Immigration reform. President Obama says that immigration reform will be a priority of his second term. Let us hope that he and the Congress act accordingly.
The government should make it easier for foreigners who want to work, the highly skilled and those with modest skills, to come to America legally. We are turning away too many highly qualified workers even as we are concerned about our international competitiveness.
In addition, our stringent visa requirements are discouraging tourists who contribute to economic growth simply by what they spend while visiting.
In sum, we must adopt a more flexible system that lets more potential workers enter the country legally. Lamentably, only 13 percent of green cards authorizing permanent residence-and a path to citizenship-are granted for employment purposes. Most of the rest are issued to reunited families and to give political asylum.
In many countries, the wait for American green cards can stretch for over a decade. Since green cards bring in few workers-139,339 in 2011-- most skilled workers use temporary visas to enter. When those visas expire, they must go home or remain here illegally. More legal visas are also needed for unskilled workers, especially in the agricultural sector.
Immigrants also are entrepreneurial. They have a higher propensity to start businesses than do native-born Americans, according to a 2012 study by the Kauffman Foundation, which champions entrepreneurship. It reported that immigrant founders of U.S. businesses started between 2006 and 2012 employed approximately 560,000 workers and generated $63 billion in sales in 2012. In California's high-tech Silicon Valley, 44 percent of businesses had at least one immigrant founder.
Applying market economics, economists Pia Orrenius of the Dallas Federal Reserve Bank and University of Chicago Nobel prize winner Gary Becker have proposed that the government auction off work permits to employers, or visas to individuals. The money raised could be used to reduce the budget deficit, or it might be distributed to those parts of the country with the highest concentration of immigrants.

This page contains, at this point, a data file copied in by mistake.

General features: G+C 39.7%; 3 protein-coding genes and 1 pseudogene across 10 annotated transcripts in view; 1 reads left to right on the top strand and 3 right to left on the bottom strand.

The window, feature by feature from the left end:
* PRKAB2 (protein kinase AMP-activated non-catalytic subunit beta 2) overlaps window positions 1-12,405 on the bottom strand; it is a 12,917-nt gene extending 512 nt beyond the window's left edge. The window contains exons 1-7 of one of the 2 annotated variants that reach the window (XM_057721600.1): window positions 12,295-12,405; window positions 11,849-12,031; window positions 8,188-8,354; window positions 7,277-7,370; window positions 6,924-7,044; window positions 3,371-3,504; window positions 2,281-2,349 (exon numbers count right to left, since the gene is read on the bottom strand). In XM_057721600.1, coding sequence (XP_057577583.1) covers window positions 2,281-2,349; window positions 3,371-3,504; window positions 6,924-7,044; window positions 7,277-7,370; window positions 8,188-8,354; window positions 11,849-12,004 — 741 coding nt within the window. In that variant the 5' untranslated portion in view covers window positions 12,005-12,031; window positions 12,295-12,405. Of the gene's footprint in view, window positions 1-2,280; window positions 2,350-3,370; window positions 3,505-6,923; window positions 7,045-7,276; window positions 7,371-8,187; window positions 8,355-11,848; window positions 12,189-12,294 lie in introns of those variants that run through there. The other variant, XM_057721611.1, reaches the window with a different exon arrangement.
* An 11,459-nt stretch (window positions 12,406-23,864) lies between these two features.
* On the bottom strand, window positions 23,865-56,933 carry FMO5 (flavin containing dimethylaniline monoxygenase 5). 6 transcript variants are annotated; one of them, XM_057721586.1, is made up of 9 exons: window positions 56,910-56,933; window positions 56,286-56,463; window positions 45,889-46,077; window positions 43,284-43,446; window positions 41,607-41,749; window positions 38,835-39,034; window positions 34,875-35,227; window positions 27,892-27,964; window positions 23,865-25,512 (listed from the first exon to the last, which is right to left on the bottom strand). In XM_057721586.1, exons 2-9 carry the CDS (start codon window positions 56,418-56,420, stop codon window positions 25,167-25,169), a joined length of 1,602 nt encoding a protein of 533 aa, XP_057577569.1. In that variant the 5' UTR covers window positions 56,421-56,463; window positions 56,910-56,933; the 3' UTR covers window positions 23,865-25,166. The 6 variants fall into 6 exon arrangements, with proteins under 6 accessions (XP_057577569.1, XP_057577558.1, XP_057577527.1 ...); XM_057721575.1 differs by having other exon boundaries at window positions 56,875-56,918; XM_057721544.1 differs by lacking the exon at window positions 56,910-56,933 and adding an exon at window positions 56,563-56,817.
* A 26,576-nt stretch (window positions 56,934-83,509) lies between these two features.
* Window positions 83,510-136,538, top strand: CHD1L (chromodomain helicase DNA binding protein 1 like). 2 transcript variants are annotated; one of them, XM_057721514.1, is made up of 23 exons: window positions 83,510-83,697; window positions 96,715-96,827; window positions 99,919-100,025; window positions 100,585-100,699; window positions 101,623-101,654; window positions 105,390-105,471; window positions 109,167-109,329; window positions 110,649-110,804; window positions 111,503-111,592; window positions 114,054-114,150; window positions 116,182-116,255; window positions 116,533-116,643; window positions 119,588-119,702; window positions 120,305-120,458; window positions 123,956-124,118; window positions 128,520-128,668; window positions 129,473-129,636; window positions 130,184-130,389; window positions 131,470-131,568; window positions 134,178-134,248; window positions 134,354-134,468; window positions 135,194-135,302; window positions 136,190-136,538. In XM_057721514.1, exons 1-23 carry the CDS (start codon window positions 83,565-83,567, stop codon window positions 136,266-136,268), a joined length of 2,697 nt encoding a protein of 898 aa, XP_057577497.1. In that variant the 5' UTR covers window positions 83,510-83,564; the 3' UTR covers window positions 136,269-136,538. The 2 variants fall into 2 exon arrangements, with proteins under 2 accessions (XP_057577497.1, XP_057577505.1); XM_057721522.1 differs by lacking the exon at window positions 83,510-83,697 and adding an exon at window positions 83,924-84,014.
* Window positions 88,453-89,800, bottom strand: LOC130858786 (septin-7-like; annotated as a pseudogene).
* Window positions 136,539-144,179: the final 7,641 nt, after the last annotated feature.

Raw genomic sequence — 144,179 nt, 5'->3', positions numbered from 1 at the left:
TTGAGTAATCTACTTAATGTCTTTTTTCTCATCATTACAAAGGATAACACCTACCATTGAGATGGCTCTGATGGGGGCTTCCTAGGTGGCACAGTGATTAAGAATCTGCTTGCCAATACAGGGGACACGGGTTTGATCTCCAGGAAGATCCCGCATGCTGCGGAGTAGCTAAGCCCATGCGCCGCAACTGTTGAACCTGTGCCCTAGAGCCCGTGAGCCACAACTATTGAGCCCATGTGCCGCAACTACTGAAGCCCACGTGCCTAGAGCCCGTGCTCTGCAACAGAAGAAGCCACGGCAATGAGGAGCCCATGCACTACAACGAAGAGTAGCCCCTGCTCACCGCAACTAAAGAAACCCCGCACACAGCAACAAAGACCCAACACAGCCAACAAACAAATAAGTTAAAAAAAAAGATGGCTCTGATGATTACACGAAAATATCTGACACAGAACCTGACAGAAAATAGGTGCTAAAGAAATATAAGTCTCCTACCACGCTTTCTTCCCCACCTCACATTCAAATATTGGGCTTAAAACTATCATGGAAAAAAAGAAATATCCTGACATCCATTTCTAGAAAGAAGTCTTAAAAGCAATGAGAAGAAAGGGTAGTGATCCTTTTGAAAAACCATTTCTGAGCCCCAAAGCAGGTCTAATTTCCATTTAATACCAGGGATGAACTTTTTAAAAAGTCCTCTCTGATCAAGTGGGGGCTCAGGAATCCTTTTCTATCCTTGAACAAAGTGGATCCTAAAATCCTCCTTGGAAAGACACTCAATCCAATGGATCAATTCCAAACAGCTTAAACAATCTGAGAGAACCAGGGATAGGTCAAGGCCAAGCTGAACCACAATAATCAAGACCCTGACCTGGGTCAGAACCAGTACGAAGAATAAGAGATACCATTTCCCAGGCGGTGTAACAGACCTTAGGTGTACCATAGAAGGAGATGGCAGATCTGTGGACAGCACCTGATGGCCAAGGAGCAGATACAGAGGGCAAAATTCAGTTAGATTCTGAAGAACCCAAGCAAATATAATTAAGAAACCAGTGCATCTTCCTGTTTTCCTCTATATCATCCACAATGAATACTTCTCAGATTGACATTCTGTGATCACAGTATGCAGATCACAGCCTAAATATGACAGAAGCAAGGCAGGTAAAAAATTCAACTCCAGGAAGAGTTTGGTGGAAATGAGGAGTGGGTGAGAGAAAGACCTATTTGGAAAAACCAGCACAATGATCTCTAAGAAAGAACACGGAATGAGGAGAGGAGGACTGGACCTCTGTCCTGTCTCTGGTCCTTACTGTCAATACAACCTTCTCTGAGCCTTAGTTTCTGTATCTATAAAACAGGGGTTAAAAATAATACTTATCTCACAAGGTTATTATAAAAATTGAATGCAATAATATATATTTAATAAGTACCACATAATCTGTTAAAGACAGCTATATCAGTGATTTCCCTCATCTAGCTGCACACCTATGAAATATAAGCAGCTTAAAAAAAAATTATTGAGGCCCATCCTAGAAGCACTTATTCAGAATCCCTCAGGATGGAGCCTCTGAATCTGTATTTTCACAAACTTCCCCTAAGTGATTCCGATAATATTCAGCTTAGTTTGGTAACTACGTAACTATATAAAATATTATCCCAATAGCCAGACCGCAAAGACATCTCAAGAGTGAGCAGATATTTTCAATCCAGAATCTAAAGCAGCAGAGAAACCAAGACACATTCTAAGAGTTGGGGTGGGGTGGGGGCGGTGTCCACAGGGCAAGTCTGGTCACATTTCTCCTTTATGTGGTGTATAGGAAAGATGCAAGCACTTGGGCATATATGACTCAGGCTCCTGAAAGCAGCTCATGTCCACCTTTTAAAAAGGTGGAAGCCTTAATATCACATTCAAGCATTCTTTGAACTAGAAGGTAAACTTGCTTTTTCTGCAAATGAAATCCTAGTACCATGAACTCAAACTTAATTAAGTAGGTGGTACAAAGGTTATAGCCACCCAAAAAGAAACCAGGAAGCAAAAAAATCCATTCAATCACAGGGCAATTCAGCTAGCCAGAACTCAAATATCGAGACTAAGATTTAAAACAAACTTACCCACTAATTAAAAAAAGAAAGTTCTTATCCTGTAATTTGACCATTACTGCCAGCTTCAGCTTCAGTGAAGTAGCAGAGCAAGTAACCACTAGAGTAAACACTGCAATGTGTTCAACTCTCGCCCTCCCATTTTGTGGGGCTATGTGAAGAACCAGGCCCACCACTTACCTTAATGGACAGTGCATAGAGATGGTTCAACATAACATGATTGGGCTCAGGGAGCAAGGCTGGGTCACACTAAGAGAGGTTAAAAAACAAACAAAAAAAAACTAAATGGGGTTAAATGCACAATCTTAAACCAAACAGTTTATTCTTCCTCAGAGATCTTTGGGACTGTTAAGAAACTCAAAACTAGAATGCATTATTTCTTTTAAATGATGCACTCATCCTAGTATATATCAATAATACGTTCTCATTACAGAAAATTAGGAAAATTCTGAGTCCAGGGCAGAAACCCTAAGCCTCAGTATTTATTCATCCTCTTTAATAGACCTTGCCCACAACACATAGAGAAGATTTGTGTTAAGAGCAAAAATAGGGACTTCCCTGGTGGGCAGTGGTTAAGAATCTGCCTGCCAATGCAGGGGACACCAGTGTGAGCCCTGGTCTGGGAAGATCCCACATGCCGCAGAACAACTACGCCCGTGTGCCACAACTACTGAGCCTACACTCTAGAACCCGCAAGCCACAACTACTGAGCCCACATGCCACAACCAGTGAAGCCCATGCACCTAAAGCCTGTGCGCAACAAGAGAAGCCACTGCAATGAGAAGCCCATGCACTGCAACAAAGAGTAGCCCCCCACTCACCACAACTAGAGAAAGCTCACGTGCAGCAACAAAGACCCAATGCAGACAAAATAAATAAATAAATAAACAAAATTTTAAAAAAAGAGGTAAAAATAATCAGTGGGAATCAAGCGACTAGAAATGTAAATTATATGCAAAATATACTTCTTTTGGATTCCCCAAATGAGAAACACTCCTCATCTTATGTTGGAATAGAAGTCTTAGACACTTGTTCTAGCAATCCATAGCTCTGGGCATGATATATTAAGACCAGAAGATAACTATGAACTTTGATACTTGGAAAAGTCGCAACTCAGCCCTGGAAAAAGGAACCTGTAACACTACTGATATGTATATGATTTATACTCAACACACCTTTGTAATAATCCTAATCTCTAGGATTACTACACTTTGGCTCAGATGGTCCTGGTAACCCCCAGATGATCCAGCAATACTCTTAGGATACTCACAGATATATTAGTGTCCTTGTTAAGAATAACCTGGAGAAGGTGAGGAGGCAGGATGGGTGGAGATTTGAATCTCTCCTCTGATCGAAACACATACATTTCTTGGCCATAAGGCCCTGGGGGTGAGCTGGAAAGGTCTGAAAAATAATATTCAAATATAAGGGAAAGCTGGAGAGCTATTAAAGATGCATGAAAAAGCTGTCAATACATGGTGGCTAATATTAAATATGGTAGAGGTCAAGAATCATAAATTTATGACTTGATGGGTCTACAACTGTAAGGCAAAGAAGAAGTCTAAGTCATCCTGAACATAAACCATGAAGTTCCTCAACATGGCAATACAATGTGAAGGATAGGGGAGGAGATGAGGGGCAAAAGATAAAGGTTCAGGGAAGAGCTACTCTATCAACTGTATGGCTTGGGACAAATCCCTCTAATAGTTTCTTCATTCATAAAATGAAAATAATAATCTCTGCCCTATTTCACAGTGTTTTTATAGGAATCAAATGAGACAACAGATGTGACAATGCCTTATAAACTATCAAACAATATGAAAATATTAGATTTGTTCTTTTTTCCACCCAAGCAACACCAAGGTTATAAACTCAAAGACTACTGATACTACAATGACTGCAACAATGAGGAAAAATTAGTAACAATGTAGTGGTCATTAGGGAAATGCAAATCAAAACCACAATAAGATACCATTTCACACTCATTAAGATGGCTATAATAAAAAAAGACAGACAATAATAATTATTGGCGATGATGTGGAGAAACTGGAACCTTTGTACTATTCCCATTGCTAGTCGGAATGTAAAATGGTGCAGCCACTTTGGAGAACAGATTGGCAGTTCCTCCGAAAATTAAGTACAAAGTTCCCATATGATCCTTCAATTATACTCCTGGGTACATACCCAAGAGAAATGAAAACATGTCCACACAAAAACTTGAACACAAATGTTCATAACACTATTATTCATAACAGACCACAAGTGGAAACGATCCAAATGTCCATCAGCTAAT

Regulatory Reform and Oversight. In January 2011, President Obama issued an executive order calling on cabinet agencies "to use the best available techniques to quantify anticipated present and future benefits and costs [of regulation] as accurately as possible." He extended the directive to independent agencies in July 2011.
But reality has been more than a little different. For example, the Environmental Protection Agency issued costly mercury and carbon regulations on the basis of weak cost-benefit analysis.
The year 2013 is set for a deluge of new regulations, ranging from Environmental Protection Agency standards for hydraulic fracturing in the production of oil and gas from shale, to new Dodd-Frank Act regulations from the Consumer Financial Protection Board. These regulations could reduce U.S. competitiveness.
One example of congressional efforts to rein in costly regulations was Texas Representative Lamar Smith's Regulatory Accountability Act of 2011, whose companion Senate bill was sponsored by a fellow Republican, Ohio Senator Rob Portman. Smith's bill passed the House of Representatives in the 112th Congress by 253-167, but was not considered by the Democratic-controlled Senate.
The bill would require more transparency and cost-benefit scrutiny of the rules that would add most to business costs, and would also require agencies to adopt the least costly option.
Realistically, this Republican bill is unlikely to be enacted in 2013. However, the House of Representatives oversight committee and subcommittees could hold hearings to make sure that cabinet agencies issue cost-effective regulations. Congress can hold up executive branch funding if it is dissatisfied with regulations.
Reform of corporate tax laws, immigration, and regulations might help the U.S. economy in 2013. How about something pro-growth from Congress for a change?